‘[However,] …it seems that the NHS FITNET trial isn’t using activity management but a form of GET by instructing participants to increase activity by “10–20% each week” (p. 14), irrespective of symptoms.’

6.5. The Boom and Bust Theory

Extract:

‘The NHS FITNET trial authors are using their ‘boom and bust’ theory of CFS to blame any deterioration on the disease, and not on the adverse effects of their own treatment.’

‘This was disproved by Van der Werf et al. (co-authored by an investigator also involved in both the Dutch and the UK NHS FITNET trial) and in a systemic review by Evering et al.’

‘Using or re-analysing actometer readings, both found no significant differences during the day or in the day-to-day fluctuations in activity patterns between controls and CFS patients.’

 


7. Dutch FITNET Discussion

Extracts: 

‘There were a number of important issues with the trial including selection of the patients and the design of the control group.’

‘For instance, 72% of participants in the intervention group did not have a preceding viral illness/infection casting doubt on the validity of their CFS diagnosis.’

‘Also patients in the intervention group received 21 sessions of internet-based CBT, yet the exact nature of the treatment nor its intensity in the usual care group were specified to the point that 10% of participants in this group did not receive any treatment at all, ignoring the fundamental tenet of proper trial design that participants in the control group receive the same level of treatment, care and attention as those in the treatment group.’

‘The differences at the end of treatment might also be due to response shift bias or patients filling in questionnaires in such a way as to please the investigators. This is why rheumatology trials stopped the use of questionnaires in favour of using objective outcomes.’

‘The FITNET trial did not publish the actometer results. This is a form of outcome reporting bias that endangers the validity of a trial. Reanalysis of three other trials all involving one of the FITNET trial investigators, that did not publish their actometer results either, showed that CBT did not lead to objective improvement.’

‘In summary, regarding outcome differences at 6 months, it’s highly likely that the combination of an unblinded trial, subjective outcomes and a poorly chosen control group, alone or together with response shift bias and/or patients filling in questionnaires in a manner to please the investigators produced the appearance of positive effects, despite the lack of any substantial benefit to the patients, leading to the erroneous inference of efficacy in its absence.’

‘Furthermore, there was no difference in recovery rates between the two groups at LTFU, the trial’s primary goal. Crossing over from internet-based CBT to usual care or vice versa, did not influence recovery rates.’

Table 1. Proportions of spontaneously recovered and improved adolescents with Chronic Fatigue Syndrome.

‘The trial did not take into account the widely reported spontaneous recovery in adolescents with CFS (Table 1), which is similar to or better than the reported recovery rates in this trial.’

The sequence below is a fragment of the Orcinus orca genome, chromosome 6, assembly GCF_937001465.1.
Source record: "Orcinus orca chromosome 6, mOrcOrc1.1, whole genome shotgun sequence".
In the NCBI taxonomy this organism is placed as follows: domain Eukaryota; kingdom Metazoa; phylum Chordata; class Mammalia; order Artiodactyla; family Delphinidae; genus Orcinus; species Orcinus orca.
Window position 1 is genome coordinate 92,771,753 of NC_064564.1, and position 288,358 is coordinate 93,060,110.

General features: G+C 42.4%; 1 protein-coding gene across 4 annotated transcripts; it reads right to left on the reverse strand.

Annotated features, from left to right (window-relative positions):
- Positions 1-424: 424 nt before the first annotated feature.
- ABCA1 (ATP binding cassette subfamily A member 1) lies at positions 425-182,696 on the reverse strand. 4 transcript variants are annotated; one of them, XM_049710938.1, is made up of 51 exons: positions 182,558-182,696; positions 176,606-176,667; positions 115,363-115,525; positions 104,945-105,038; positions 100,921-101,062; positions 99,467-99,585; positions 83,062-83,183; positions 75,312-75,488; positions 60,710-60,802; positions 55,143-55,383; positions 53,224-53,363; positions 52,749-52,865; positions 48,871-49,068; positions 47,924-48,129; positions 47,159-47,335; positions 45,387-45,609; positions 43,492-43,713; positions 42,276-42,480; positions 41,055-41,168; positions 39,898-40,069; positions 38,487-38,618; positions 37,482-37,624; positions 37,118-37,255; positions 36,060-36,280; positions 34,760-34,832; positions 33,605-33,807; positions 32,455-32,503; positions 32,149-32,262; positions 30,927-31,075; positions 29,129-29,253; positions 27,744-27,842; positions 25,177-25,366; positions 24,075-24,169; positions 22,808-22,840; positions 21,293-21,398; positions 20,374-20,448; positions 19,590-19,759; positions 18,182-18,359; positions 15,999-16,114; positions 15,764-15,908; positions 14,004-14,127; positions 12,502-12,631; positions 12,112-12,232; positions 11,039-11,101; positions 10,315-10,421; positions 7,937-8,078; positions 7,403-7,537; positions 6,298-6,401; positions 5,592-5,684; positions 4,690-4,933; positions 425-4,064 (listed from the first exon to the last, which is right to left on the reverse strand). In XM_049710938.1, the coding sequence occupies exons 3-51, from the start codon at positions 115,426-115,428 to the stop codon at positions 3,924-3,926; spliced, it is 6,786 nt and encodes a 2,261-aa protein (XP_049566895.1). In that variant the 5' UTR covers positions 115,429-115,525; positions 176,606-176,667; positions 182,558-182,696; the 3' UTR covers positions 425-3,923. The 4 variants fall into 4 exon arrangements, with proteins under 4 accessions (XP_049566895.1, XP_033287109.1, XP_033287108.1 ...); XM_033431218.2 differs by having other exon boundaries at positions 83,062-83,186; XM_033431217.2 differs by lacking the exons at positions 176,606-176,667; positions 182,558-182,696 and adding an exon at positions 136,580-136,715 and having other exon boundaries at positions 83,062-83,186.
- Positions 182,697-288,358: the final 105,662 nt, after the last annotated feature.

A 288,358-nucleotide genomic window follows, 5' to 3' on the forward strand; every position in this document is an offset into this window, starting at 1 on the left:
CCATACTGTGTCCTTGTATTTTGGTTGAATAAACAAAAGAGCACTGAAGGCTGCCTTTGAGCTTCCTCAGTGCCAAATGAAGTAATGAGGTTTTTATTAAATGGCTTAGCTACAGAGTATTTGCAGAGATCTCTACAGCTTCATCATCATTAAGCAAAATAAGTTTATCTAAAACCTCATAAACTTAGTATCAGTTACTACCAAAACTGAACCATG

‘That is without taking into account the problems with the post hoc definition of recovery used by the FITNET trial which was tailor-made to fit the results yet was so wide that it included the severely fatigued/ill.’

‘The trial acknowledged that had they used a definition of recovery with one standard deviation instead of two, their recovery rate would drop from 63% to 36%.’

‘But even this definition didn’t resemble actual recovery as defined by Kennedy, where symptoms are gone and patient health returns to pre-illness levels.’

‘This suggests that Internet based CBT and also usual care consisting of individual or group based rehabilitation programmes, CBT or graded exercise treatment, or both, might actually impede the naturally occurring recovery process in adolescents with CFS.’

‘Moreover, up to 35% of FITNET patients (similar to the 36% if only one standard deviation had been used), had a comorbid depression and/or anxiety disorder for which CBT is the most effective treatment according to a meta-analysis by Tolin et al.; confounding the results of a trial that used a behavioural treatment.’

‘Reeves et al., co-authored by one of the FITNET investigators, concluded in 2003 that these patients should be excluded from CFS research studies.’

UK FITNET-NHS

‘The UK NHS has allocated almost a million pounds to replicate the Dutch FITNET trial based on the reported recovery rates at the end of treatment.’

‘It is likely that had they been aware of the above issues of the Dutch FITNET trial, they might have reconsidered this.’

‘As the 2 trials are almost identical, the current NHS trial will also suffer from the above-mentioned methodological problems of the Dutch study.’

‘In conclusion, it is paramount that the general public as well as patients and health professionals, be aware of the proclamations of outcome success and high recovery rates from psychological interventions in the absence of objective data supporting these claims, especially when patients repeatedly testify that these treatments are ineffective and even harmful.’

‘Our reanalysis of the FITNET trial showed that this trial suffered from severe methodological problems including using a definition of recovery that included the severely ill.’


You can read the full review here.


Image copyright: bialasiewicz/123RF Stock Photo